Ruthless Extrapolation

post by quanticle · 2012-07-13T20:51:23.463Z · score: 0 (7 votes) · LW · GW · Legacy · 2 comments

Ruthless Extrapolation

Article Summary: One of the key adaptations of humanity is the ability to see trends, which allows us to anticipate and preemptively adapt to future conditions. However, this ability has its limits. We're very good at seeing first derivatives, but terrible at seeing higher level trends. This leaves us vulnerable to situations where those first derivative trends unexpectedly change. The example used is with energy resources, where our adaptation to continually increasing energy usage leaves us vulnerable to a situation where we no longer have access to ever increasing energy resources.

I have two questions regarding the linked article. First, is there a name for this cognitive bias? The author uses "Ruthless Extrapolation", which I find quite fetching, but I think this is well known enough to have a name already. Secondly, what assumptions do we make that could be described as ruthless extrapolation? It seems to me that many in the Singularity Studies community simply assume that CPU transistor densities will continue to increase indefinitely, which certainly seems to be a case of ruthless extrapolation. What would happen to whole-brain emulation if we woke up tomorrow and found out that the most powerful CPU possible would have a transistor density only two or four times higher than an Ivy Bridge Core i7?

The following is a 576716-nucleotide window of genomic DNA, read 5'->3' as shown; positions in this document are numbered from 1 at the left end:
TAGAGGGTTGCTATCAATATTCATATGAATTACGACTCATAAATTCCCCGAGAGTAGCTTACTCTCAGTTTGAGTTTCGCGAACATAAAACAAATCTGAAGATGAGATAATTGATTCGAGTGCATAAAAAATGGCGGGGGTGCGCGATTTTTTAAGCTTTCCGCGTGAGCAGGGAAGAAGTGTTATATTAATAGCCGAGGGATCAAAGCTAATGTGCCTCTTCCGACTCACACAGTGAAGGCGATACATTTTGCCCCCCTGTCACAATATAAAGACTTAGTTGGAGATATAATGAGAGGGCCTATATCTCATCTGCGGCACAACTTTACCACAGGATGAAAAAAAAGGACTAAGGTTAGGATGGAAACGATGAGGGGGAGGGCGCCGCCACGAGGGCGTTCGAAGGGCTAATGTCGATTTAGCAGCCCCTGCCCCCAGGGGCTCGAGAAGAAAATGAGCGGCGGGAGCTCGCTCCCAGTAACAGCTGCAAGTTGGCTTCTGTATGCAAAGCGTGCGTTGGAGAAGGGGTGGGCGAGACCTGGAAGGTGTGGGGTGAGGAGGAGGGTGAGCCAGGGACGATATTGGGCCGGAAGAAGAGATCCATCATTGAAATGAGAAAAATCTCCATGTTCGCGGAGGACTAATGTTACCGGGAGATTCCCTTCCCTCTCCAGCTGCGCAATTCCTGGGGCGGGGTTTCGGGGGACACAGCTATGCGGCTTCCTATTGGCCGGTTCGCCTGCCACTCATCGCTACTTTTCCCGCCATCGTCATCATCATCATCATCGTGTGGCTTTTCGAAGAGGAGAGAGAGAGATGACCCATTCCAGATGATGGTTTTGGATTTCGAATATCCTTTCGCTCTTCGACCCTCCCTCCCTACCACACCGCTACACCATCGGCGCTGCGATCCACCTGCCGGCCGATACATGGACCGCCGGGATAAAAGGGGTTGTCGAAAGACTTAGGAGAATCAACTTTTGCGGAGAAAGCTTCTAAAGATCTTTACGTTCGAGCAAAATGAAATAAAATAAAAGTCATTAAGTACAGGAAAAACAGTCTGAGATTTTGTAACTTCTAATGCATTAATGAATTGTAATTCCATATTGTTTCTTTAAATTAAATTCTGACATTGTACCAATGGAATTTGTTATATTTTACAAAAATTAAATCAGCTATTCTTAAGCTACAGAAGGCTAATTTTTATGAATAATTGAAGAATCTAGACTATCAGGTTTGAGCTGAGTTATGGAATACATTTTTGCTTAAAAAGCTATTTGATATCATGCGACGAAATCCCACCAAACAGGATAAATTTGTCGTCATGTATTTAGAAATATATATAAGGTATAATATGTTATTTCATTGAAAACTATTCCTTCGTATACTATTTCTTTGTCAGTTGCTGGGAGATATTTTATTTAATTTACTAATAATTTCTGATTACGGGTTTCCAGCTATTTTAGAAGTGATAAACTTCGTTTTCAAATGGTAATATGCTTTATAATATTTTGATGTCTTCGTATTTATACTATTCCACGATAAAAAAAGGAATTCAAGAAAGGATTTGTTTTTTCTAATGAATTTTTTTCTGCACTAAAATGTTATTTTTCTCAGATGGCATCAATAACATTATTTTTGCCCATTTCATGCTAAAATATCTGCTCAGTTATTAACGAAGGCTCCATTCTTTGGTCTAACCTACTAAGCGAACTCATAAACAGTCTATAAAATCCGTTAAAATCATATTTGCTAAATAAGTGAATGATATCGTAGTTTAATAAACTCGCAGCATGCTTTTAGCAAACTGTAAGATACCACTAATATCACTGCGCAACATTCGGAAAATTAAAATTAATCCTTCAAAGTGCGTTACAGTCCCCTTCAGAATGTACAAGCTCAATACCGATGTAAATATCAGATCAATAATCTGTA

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comment by shminux · 2012-07-13T21:47:03.903Z · score: 3 (3 votes) · LW · GW

I think it's known simply as extrapolation bias. It is not necessarily about first derivatives, but is in general about hasty generalization. None of the examples in the article show that there is a discernible higher-level trend anywhere.

comment by Dolores1984 · 2012-07-15T19:46:53.364Z · score: 0 (0 votes) · LW · GW

Assuming that no better technology than transistors is ever developed, we might have to show a little tiny bit of creativity. If we don't want to do that, there's always neuromorphic chips.